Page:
Saturday, 1 February 2014
Friday, 31 January 2014
Oskar Gripenberg, a Finnish general who commanded a Russian army in the Russo-Japanese war 1904-1905
|General Oskar Gripenberg (1838-1916)|
General Oskar Ferdinand Gripenberg was one of the Finnish officers, who served in the Imperial Russian Army during the Russo-Japanese war 1904-1905. (Finland was at that time an autonomous Grand Duchy under Russia). From 29 September 1904 to 29 January 1905 Gripenberg was the commander of the Russian Manchurian army.
This was the development that caused Gripenberg to resign as commander of the Manchurian army:
The Russian Second Army under General Oskar Gripenberg, between 25 and 29 January, attacked the Japanese left flank near the town of Sandepu, almost breaking through. This caught the Japanese by surprise. However, without support from other Russian units the attack stalled, Gripenberg was ordered to halt by Kuropatkin and the battle was inconclusive. The Japanese knew that they needed to destroy the Russian army in Manchuria before Russian reinforcements arrived via the Trans-Siberian railroad.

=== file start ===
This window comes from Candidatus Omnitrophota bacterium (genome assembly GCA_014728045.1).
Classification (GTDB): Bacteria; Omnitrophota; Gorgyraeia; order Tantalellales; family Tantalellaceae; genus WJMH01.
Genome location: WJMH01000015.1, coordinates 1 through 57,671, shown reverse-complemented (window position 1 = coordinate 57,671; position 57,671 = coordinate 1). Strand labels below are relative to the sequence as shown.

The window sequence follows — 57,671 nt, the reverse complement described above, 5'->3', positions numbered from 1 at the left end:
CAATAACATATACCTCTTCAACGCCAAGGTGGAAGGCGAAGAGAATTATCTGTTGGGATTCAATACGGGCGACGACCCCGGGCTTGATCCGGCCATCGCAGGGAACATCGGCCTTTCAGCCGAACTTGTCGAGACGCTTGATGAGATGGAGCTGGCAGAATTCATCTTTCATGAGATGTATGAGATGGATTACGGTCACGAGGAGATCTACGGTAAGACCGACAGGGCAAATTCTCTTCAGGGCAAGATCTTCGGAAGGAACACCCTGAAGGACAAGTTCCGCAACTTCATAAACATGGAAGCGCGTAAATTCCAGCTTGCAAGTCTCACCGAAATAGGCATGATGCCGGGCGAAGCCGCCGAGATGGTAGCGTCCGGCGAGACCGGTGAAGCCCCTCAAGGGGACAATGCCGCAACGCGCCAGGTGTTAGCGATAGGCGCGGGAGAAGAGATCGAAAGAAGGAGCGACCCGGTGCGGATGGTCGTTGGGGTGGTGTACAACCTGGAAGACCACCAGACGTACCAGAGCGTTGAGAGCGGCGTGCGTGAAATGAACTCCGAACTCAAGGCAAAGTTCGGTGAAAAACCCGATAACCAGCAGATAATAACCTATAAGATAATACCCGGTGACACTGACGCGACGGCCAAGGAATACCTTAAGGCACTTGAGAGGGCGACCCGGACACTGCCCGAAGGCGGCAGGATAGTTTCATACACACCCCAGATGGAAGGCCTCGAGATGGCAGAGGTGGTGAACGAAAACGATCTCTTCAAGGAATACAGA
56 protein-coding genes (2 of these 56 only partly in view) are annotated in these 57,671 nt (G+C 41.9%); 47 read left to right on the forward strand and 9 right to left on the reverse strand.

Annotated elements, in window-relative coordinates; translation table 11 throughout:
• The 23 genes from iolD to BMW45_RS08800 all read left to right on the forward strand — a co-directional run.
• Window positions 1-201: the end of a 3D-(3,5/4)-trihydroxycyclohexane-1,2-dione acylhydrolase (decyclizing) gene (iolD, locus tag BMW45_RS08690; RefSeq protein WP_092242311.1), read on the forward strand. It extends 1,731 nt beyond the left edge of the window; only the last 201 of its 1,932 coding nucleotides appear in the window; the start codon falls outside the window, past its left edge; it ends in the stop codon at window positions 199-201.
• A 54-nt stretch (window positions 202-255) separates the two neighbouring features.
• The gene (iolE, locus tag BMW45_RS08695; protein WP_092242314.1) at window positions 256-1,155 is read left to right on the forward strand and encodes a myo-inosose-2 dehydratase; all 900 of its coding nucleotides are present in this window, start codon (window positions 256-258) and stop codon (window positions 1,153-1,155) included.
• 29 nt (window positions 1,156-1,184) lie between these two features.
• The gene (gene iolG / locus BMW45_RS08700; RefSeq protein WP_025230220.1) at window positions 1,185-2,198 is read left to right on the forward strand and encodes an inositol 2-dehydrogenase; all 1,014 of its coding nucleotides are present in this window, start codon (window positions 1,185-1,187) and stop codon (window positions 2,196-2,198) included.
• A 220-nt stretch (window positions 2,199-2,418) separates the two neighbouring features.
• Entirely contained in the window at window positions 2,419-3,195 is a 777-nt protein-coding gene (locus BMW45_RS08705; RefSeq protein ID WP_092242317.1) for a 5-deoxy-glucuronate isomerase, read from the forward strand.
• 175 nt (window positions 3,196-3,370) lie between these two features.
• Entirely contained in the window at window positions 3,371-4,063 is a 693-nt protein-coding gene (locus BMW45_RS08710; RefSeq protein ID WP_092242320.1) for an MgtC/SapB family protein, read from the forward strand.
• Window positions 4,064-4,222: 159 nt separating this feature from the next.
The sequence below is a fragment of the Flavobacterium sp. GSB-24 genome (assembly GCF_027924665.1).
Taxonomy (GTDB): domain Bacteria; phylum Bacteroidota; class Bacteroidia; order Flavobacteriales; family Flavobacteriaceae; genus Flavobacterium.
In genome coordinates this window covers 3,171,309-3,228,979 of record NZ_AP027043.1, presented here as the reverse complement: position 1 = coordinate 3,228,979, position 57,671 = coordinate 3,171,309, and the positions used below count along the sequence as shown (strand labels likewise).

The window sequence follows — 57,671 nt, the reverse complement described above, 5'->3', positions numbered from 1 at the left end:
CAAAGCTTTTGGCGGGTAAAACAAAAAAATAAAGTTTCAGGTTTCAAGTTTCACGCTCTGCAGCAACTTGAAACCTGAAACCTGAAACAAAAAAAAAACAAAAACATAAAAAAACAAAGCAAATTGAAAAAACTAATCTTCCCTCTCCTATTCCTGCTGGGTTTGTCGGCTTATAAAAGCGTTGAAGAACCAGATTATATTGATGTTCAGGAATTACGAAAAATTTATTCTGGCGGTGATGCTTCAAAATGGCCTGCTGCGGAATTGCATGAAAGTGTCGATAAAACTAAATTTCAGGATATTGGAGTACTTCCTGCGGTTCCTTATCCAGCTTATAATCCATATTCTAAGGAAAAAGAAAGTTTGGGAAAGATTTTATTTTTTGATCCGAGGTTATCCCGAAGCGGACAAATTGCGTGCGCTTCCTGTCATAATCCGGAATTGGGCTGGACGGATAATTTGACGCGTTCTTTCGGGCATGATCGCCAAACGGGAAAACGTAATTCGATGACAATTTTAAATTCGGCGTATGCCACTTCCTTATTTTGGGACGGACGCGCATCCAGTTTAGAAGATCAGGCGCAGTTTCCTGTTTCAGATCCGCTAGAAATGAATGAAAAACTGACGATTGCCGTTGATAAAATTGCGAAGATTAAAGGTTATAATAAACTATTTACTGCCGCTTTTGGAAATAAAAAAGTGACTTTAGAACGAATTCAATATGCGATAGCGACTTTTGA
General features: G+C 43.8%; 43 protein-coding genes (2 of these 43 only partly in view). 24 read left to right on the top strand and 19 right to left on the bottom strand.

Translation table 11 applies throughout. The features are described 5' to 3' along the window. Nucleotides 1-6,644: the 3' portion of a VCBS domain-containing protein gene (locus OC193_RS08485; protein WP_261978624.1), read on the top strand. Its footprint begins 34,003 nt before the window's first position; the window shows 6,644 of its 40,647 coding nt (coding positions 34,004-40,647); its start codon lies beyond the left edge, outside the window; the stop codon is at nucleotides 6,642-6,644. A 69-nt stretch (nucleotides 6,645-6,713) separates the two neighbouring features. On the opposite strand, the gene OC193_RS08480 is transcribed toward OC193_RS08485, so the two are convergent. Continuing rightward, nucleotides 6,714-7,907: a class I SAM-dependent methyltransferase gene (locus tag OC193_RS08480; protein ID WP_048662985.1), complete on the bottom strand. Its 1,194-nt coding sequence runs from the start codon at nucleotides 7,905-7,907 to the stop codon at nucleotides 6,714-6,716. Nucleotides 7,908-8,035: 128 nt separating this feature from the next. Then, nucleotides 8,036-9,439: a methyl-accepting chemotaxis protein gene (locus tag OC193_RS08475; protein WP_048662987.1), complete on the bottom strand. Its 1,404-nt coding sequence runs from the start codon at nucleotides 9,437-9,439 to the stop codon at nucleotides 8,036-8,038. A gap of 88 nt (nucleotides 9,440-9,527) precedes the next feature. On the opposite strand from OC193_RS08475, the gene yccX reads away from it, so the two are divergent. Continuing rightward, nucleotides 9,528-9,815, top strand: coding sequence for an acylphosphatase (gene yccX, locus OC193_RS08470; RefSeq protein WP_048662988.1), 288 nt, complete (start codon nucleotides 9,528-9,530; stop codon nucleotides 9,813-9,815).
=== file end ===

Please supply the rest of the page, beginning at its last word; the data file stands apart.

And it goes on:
The commander in chief, general Kuropatkin refused to give Gripenberg the support he had asked for, and in addition Kuropatkin ordered the Manchurian army to withdraw against the its commander's will. Military historians consider Kuropatkin's indecisiveness and organizational deficiencies in directing large-scale military operations as a major element in the Russian defeat.
Wednesday, 29 January 2014
During the Russo-Japanese War (1904-1905) the ladies of the high nobility gathered in Grand Duke Vladimir's palace in St. Petersburg in order to sew underwear for Russian soldiers. The Vladimir Palace on the Embankment near the Winter Palace was the heart of social life in the Imperial capital at the time: